While Trump enjoys overwhelming support from Republicans, there are sort of two classes of conservatives when it comes to stories like this. The Trump loyalist Republicans are saying this is easy as 1+1=2. Biden’s son Hunter took a job at a Ukrainian gas company. Biden then pressured Ukraine’s president to fire the prosecutor investigating that gas company. What’s so difficult to understand? As for Trump’s alleged “promise” or threats to Ukraine’s president, the Trumpists are sounding the “deep state” alarm. They are claiming it’s another group of anonymous, bureaucratic government employees who are trying to damage Trump politically by illegally leaking the contents of his calls. Remember when Adam Schiff claimed he had direct evidence of Trump colluding with Russia? How’d that turn out? Until there is hard evidence (perhaps a recording?), none of them are buying that Trump said what the whistleblower claims. Also, the most recent CNN story on the phone call suggests the whistleblower didn’t actually overhear Trump’s call, but instead learned the information from other people and was essentially reporting a rumor. Other conservatives, like Utah Senator Mitt Romney, are taking a more concerned tone. Romney said, “it would be troubling in the extreme” if Trump pressured the Ukrainian president to investigate Biden. Charlie Sykes, a “never-Trump” conservative commentator, insisted that inaction would damage the separation of powers in the United States. In one particularly unhinged response, Bill Weld, Trump’s Republican primary challenger, called Trump’s actions treason and reminded people the punishment for treason is death.
It doesn’t look good for Trump. His loyalists may be right that the whistleblower complaint is a lot of smoke and no fire (i.e. that whoever filed the complaint didn’t directly hear the “promise” or asks), but Democrats are also right that Trump has essentially admitted what was in the Wall Street Journal article. And so has Giuliani. It appears the president has repeatedly asked a foreign country to investigate his political opponent. The question now is how he has applied pressure for that investigation to take place. The New York Times reported Ukrainian officials were blindsided by the lack of funding. But the paper also says the decision to withhold that funding came before the July 25th phone call where Trump asked for Biden to be investigated, and Ukraine only found out about it after the call. That’s either smooth PR cover or a big hole in the left’s talking points. As for Biden’s “corruption,” there isn’t much there when it comes to Ukraine. The best read on the Biden accusations is here, from a reporter who has been following them for some time. This is the upshot: Biden’s son shouldn’t have taken the job. Biden shouldn’t have strong-armed the Ukrainian president. But the two were not linked together. The investigation into the company where Biden’s son worked had ground to a halt long before Biden called for the prosecutor to be ousted. Also, Biden wasn’t alone in those calls — lots of people wanted the prosecutor to be fired because it appeared he wasn’t doing the job fairly. Finally, lost in all this is the fact Ukraine is in a deeply fragile political state. The country just held Democratic elections and could reasonably be seen as one shining light of political reform and Democratic growth over the last few years while the rest of the world moves in the opposite direction. Now it is being dragged into a political mudslinging mess so Trump and Biden can score political points on each other here in America. I can’t help but feel bad for all the people doing work on the ground there to stabilize the country’s new Democratic system. As one reporter wrote of Giuliani, “What it [Ukraine] does not need is underinformed dinosaurs wading into its sensitive political ecosystem to make points for domestic American consumption.”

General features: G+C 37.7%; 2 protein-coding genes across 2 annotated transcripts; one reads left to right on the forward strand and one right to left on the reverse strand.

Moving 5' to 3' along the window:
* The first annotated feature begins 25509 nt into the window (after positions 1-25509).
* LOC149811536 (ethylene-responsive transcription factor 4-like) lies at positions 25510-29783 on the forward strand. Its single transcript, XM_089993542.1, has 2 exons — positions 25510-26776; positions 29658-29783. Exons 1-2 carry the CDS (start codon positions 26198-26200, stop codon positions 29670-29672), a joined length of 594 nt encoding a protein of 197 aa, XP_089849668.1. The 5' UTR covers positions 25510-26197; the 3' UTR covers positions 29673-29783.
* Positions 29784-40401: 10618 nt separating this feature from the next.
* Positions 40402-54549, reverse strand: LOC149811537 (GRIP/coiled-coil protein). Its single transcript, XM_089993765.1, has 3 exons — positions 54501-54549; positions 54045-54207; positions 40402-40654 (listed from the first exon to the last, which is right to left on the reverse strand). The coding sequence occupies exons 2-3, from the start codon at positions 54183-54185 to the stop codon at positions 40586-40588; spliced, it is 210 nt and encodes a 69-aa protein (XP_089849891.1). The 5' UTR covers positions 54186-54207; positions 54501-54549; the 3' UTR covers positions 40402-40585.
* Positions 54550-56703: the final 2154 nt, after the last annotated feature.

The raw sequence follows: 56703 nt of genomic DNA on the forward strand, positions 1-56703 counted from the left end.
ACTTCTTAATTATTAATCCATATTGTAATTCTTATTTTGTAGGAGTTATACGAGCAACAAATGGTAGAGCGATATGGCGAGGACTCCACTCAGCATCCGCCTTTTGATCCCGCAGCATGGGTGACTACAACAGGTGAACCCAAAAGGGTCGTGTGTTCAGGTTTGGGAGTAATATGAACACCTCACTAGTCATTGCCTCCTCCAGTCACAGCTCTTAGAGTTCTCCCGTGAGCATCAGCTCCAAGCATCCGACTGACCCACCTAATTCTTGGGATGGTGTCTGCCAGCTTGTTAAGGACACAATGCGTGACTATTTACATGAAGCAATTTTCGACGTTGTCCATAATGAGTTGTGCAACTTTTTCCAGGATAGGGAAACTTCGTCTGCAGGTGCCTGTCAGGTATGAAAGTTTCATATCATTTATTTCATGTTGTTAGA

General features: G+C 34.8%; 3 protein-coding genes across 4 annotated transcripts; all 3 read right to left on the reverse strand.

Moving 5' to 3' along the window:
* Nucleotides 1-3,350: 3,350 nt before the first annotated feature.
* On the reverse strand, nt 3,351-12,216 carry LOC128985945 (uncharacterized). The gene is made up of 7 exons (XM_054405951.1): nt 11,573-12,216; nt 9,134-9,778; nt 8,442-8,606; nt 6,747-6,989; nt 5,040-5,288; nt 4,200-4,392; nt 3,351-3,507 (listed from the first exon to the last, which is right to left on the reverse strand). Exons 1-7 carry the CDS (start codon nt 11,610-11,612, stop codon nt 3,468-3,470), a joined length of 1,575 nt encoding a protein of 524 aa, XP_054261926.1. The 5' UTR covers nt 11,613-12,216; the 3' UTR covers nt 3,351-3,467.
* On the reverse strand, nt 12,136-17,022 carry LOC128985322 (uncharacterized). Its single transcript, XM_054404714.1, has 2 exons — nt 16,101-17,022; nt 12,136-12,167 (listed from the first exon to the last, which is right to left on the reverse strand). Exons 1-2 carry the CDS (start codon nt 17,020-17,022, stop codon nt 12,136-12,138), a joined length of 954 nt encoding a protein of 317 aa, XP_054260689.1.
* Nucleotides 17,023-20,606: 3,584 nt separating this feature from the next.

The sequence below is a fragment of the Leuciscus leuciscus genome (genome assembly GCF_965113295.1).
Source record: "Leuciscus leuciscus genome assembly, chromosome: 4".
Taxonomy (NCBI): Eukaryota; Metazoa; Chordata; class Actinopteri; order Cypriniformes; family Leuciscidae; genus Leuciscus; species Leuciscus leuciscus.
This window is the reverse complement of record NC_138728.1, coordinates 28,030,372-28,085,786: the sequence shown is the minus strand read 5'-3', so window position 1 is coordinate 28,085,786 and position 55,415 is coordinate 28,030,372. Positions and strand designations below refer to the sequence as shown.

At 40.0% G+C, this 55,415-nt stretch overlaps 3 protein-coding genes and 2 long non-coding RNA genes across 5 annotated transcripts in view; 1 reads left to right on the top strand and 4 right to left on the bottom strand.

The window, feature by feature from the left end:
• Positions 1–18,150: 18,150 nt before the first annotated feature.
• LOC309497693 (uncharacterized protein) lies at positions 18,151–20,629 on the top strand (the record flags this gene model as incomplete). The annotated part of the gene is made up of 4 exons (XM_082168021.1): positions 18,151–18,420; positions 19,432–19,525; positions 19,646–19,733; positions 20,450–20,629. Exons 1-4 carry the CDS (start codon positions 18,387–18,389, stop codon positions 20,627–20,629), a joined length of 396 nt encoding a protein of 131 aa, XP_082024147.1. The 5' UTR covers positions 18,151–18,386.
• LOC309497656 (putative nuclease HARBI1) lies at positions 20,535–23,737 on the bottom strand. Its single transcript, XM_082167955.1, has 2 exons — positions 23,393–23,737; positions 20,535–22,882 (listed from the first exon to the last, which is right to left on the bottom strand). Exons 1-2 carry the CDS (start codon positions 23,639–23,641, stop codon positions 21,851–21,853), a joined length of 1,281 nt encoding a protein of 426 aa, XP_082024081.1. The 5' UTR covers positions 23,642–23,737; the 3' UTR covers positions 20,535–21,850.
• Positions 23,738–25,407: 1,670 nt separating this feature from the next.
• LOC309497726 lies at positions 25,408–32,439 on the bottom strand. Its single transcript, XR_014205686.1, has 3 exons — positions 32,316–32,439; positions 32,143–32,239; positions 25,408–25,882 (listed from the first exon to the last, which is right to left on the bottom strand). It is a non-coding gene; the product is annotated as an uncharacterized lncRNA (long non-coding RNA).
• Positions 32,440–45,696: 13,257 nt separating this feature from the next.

Your questions, answered.
Q: What does a reasonable solution for gun control look like? Beto O’Rouke “coming to take your AR-15s and AK47s” doesn’t seem like it will go over well. Curious to hear your thoughts.
- Sam, Oklahoma City, OK